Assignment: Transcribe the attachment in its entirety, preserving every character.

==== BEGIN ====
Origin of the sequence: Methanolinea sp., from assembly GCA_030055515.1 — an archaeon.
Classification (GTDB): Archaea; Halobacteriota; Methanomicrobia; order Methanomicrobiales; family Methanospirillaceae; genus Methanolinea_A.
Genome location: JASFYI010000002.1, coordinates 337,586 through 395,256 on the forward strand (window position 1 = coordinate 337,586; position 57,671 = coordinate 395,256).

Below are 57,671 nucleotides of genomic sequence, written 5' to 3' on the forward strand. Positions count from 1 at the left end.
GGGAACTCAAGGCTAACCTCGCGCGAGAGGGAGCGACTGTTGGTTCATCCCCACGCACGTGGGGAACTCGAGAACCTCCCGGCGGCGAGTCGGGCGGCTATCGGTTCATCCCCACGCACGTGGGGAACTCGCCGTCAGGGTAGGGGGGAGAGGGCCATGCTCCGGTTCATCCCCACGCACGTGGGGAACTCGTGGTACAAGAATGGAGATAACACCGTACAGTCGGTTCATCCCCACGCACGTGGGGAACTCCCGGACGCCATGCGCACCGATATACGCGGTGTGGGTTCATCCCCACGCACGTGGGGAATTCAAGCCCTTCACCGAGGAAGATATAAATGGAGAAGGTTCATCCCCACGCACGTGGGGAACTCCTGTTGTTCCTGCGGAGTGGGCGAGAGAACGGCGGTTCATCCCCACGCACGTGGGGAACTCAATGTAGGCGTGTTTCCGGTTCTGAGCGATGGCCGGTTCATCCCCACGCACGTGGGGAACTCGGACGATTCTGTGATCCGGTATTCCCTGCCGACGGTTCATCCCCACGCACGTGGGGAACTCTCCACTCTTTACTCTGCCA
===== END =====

Origin of the sequence: Methanolinea sp., from assembly GCA_030055515.1 — an archaeon.
Classification (GTDB): Archaea; Halobacteriota; Methanomicrobia; order Methanomicrobiales; family Methanospirillaceae; genus Methanolinea_A.
Genome location: JASFYI010000002.1, coordinates 337,586 through 395,256 on the forward strand (window position 1 = coordinate 337,586; position 57,671 = coordinate 395,256).

Below are 57,671 nucleotides of genomic sequence, written 5' to 3' on the forward strand. Positions count from 1 at the left end.
GGGAACTCAAGGCTAACCTCGCGCGAGAGGGAGCGACTGTTGGTTCATCCCCACGCACGTGGGGAACTCGAGAACCTCCCGGCGGCGAGTCGGGCGGCTATCGGTTCATCCCCACGCACGTGGGGAACTCGCCGTCAGGGTAGGGGGGAGAGGGCCATGCTCCGGTTCATCCCCACGCACGTGGGGAACTCGTGGTACAAGAATGGAGATAACACCGTACAGTCGGTTCATCCCCACGCACGTGGGGAACTCCCGGACGCCATGCGCACCGATATACGCGGTGTGGGTTCATCCCCACGCACGTGGGGAATTCAAGCCCTTCACCGAGGAAGATATAAATGGAGAAGGTTCATCCCCACGCACGTGGGGAACTCCTGTTGTTCCTGCGGAGTGGGCGAGAGAACGGCGGTTCATCCCCACGCACGTGGGGAACTCAATGTAGGCGTGTTTCCGGTTCTGAGCGATGGCCGGTTCATCCCCACGCACGTGGGGAACTCGGACGATTCTGTGATCCGGTATTCCCTGCCGACGGTTCATCCCCACGCACGTGGGGAACTCTCCACTCTTTACTCTGCCA